When the air is crisp and the leaves are falling leaf removal is on our mind. Which is why autumn in winter is a gift for this gardener. The stillness of winter beckoned me to see what I could get done on a warm December day.
I gathered the necessary tools to not work but linger in the garden on my own terms. None of my neighbors were outside enjoying the stillness of the day. The birds were chirping, dogs barking and I was alone to commune with nature. I reached into my curbside flowerbed and gently lifted the leaves. Away from the crowns, from in between the foliage, I tossed them to the curb. Tossing over my shoulder, the acorns which were trying to take root, landed softly on the growing pile. Noone heard this but me, in the stillness of a winter day.
GIFTS BENEATH THE LEAVES
I chose to linger in certain spots because of the gifts that continually appeared as I sorted through the leaves. The bold bloom of a dandelion, with basal foliage peeking from beneath a clump of yarrow. Often under-appreciated, the dandelion brings so much to the garden. This gift, considered a weed to some, a plant many people abhor, desperately attempted to eradicate by others, is actually good for the pollinator community. Did you now that bees and birds love dandelions?? Dandelions are a terrific source of nectar and pollen for hungry bees and pollinators. Who knew that such a gift could be found when venturing outside in the stillness of a warm winter day.
Gently running my hands over the surface of the soil, I felt a bump that jarred my memory. A peony root, planted with a kiss for good luck, had survived. One stalk emerged and one leaf spoke to the strength of the root. There was no bloom, but this tip emerging from the chosen spot gives me hope. I hope that this year, I might get two leaves.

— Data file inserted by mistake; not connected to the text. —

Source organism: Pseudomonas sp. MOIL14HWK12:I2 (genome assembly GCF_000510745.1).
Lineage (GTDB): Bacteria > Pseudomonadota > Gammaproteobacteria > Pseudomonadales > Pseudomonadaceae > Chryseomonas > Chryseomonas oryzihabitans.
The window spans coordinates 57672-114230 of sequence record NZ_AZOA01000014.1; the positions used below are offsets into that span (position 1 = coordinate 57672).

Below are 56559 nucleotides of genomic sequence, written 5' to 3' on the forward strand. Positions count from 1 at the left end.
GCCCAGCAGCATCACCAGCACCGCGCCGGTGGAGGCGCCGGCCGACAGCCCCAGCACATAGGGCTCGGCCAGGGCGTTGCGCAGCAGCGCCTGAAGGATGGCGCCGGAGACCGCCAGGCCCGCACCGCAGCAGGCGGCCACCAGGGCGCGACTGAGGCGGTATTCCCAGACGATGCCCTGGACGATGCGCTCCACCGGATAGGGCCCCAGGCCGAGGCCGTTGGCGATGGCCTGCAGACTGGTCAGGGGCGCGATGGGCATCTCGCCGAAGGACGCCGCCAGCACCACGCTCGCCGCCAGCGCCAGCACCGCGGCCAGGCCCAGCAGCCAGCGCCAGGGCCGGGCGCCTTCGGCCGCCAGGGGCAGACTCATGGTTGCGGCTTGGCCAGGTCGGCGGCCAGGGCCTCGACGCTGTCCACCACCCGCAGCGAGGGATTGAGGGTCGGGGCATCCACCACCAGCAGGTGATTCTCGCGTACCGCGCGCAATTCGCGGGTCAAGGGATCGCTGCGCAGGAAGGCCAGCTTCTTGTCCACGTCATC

I paused and strolled over to my garden heroes. The tree peonies trampled by roofers last year were beginning to swell. My heart, melting in the stillness of this moment, was a bit overwhelmed. These ladies bring a bodacious bloom as they lift their heads and dance in the breezes of Spring. In African American folklore, peony seeds were given to those who are indecisive about something. In my garden, it offers a brief moment of bloom after a winter thaw.
What is that I hear? A subtle rattle disrupts the quiet in my garden as I brush past the Baptisia, also known as False Indigo. The blackened pods hold seeds that create music, which disrupts the stillness of the moment. I gather a handful of stems and shake them as I dance my way to the pile of garden debris. The joy of peace and quiet of the garden in the stillness of winter never ceases to amaze me.
Loss in the garden is an expected reality. We can appreciate this act of life and consider it an opportunity. To remember and replace with something different or similar. The Pieris Japonica will be a memory and instead of replacing it, I will allow the azaleas to spread in girth and close the gap.
Winter allows us to spend quality time in the garden. The quiet time which allows us to remember the summer garden party and embrace the absence of the same. The stillness found in winter is a special gift to the gardener.
Do you appreciate winter’s warm days? Is walking through the garden and assessing future changes a task you enjoy? Does the stillness of winter encourage you to go outside and embrace the beauty that surrounds you??
Celebrating finding stillness a gift,
Teri, Cottage In The Courtby